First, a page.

Killaloe is a village in the former Hagarty Township in Renfrew County in eastern Ontario, Canada. Since 2001 Killaloe has been located in the municipality named Township of Killaloe, Hagarty and Richards.
Killaloe and Killaloe Station or Old Killaloe are separate places 1km apart.
The name Killaloe (pronounced "KILL-a-LOO") hails from an Irish community in Ireland of the same name and salutes the Irish heritage of many of the first settlers to this area who came to Canada in the early 19th century seeking a better life. The early beginnings of this little town centered around the lumber trade. Built in 1849, and rebuilt in 1870 after a devastating fire, the mill at Old Killaloe harnessed waterpower to grind grain for area residents up to 1930, and planed lumber until the 1960s. In those days it was known as Fort McDonnell, but it became known as Killaloe Station circa 1868 when the Ottawa, Arnprior, Parry Sound Railway was expanding at a furious pace through the rugged countryside of the Madawaska Valley in response to the demands of the lumber industry.
In 1854 the construction of the Opeongo Line brought settlers and the logging industry to this area which originally had been occupied by the Algonquins. The Algonquin in the area still continue an ongoing land claim which covers the entire region. A majority of the settlers were French Canadians and Irish Catholic immigrants but among them were Poles, Kashubians and Germans as well.
With the railroad construction essentially finished, and the forestry industry declining many of the people took to farming. Unfortunately the soil was poor. Rocky land and short growing seasons meant that many farms failed. The population went into a steady decline which has only leveled off in the past few decades.
Today the lumber industry is still important to the livelihood of many in the surrounding communities. Both large and small logging operations and sawmills still support the local economy even though the railway no longer runs through the village. The last passenger train rolled through in 1962, and in 1968 the train station was torn down. Killaloe still maintains a flavour of the turn of the century in many of the commercial buildings which are more than 100 years old.
For years, Killaloe was known across Canada for its radio and weather station, which operated here from 1938 to 1972 as part of a country-wide chain of sites designed for aircraft communication. The site was a frost pocket with nightly minimum temperatures among the coldest in eastern Canada. A small airstrip operated at the weather station until 1953 before services were moved to neighbouring Bonnechere.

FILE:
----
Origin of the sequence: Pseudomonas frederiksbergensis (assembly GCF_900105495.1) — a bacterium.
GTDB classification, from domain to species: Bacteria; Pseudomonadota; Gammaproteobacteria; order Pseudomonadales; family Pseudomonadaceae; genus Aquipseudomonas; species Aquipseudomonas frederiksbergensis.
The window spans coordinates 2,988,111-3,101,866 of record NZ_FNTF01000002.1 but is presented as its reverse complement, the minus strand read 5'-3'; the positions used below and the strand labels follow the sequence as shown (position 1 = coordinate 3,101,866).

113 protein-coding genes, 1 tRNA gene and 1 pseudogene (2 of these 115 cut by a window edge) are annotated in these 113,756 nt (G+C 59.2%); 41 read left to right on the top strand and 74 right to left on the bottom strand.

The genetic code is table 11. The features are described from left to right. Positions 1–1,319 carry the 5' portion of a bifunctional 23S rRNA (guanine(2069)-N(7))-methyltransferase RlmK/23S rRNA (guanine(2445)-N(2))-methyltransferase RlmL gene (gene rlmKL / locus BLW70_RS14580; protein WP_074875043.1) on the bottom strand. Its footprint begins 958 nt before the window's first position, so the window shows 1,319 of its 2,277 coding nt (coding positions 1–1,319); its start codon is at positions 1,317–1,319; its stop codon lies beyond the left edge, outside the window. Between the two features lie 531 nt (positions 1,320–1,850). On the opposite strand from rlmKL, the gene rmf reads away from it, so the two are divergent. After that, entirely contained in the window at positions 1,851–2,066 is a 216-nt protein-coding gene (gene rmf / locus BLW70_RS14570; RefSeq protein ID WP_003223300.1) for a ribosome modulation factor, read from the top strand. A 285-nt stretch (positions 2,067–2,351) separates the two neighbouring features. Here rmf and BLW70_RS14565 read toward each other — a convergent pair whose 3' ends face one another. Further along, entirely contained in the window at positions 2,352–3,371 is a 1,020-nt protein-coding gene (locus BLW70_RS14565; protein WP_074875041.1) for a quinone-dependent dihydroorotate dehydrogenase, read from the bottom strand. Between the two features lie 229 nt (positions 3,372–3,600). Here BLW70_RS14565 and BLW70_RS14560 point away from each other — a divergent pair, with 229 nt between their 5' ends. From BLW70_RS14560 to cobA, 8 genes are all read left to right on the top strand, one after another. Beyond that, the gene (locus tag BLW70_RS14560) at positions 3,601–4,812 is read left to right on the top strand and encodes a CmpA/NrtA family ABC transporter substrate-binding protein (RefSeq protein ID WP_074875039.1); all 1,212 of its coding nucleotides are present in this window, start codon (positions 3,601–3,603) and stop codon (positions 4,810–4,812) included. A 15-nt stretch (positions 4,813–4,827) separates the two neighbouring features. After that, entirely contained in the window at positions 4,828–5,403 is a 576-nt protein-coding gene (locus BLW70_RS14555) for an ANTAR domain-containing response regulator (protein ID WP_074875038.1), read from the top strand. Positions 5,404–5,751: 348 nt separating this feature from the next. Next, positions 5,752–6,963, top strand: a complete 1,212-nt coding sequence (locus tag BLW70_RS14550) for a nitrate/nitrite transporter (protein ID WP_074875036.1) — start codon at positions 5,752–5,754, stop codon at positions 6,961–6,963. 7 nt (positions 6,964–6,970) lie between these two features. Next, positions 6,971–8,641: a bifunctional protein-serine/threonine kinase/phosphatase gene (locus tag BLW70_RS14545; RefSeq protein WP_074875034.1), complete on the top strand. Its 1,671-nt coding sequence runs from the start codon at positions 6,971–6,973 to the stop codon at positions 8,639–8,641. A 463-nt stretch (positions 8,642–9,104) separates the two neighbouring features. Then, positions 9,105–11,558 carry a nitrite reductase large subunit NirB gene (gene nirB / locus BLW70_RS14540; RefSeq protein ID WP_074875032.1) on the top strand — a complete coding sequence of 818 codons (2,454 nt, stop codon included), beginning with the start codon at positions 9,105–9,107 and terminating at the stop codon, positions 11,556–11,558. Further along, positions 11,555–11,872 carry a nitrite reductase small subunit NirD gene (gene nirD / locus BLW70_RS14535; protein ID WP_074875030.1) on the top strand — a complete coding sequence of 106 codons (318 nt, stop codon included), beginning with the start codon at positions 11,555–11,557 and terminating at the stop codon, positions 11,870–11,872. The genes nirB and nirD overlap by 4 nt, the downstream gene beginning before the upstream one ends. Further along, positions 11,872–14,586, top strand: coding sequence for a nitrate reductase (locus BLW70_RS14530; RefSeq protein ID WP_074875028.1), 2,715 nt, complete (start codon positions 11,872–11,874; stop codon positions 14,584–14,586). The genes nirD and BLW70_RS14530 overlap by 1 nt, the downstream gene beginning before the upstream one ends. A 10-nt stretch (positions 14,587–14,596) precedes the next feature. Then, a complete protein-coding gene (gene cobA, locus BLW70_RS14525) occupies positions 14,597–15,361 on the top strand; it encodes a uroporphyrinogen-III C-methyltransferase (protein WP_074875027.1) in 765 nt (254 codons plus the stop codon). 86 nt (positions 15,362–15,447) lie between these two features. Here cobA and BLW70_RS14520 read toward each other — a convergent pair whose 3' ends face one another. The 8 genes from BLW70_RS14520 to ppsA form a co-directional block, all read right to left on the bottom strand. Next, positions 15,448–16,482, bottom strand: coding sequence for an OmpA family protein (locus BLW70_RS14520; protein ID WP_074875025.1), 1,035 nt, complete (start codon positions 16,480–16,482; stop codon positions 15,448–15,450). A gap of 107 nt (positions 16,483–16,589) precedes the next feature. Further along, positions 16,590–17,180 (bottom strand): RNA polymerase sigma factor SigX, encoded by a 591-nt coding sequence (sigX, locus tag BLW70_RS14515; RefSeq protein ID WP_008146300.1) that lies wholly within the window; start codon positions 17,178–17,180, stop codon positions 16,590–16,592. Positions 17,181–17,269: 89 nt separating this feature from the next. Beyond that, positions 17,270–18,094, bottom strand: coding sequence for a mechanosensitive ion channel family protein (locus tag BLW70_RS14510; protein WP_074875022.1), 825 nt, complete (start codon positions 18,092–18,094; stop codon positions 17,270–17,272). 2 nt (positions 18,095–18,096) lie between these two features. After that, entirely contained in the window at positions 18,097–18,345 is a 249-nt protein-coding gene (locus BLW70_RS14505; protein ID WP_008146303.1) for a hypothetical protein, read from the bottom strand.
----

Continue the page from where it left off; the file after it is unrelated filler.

In May 2014, the founders of BeaverTails Grant and Pam Hooker officially titled Killaloe as the birthplace of the BeaverTails.
The primary source for basic documents (vital statistics, land records, wills) for people who lived in the Province of Ontario is the Archives of Ontario, 134 Ian Macdonald Blvd, Toronto, Ontario, Canada M7A 2C5.
Civil registration did not begin in the province until 1869. Before then there may be church records of baptisms and burials. For the most part these are still held by the denomination who recorded them. Copies of marriage records made pre-1869 had to be sent by individual clergymen to the registrar of the county in which the marriage took place. These marriage records are available through Ontario Archives, on micorfilm through LDS libraries, and on paid and unpaid websites, but because they were copied at the registrars' offices, they cannot be considered a primary source.
Vital Records after 1869
Birth, marriage and death registrations are not open to the public until a specific number of years after the event occurred. Births to 1915 are now available [October 2014]; dates for marriages and deaths are later. Birth and death registration was not universally carried out in the early years after its adoption. Deaths were more apt to be reported than births for several years. The more rural the area, the less likely it would be that these happenings were reported to the authorities.
Land Records and Wills
Information on how to access land records and wills is best sought on the Archives of Ontario website. An ancestor's land holding might be found on Canadian County Atlas Digital Project if he was in occupancy circa 1878.
Association for the Preservation of Ontario Land Registry Office Documents (APOLROD). A list of Land Registry Offices for all Counties of Ontario.
The original censuses are in the hands of Library and Archives Canada, known to Canadians as "LAC". Copies of original microfilms are online at the LAC website for all censuses up to 1911. Each census database is preceded with an explanation of the geographical area covered, the amount of material retained (some census division material has been lost), the questions on the census form, and whether there is a name index. Census divisions were redrawn as the population increased and more land was inhabited. The 1921 census is only available through Ancestry.ca, but it is free-to-view.
E-books and Books
Some websites with more local information on Renfrew County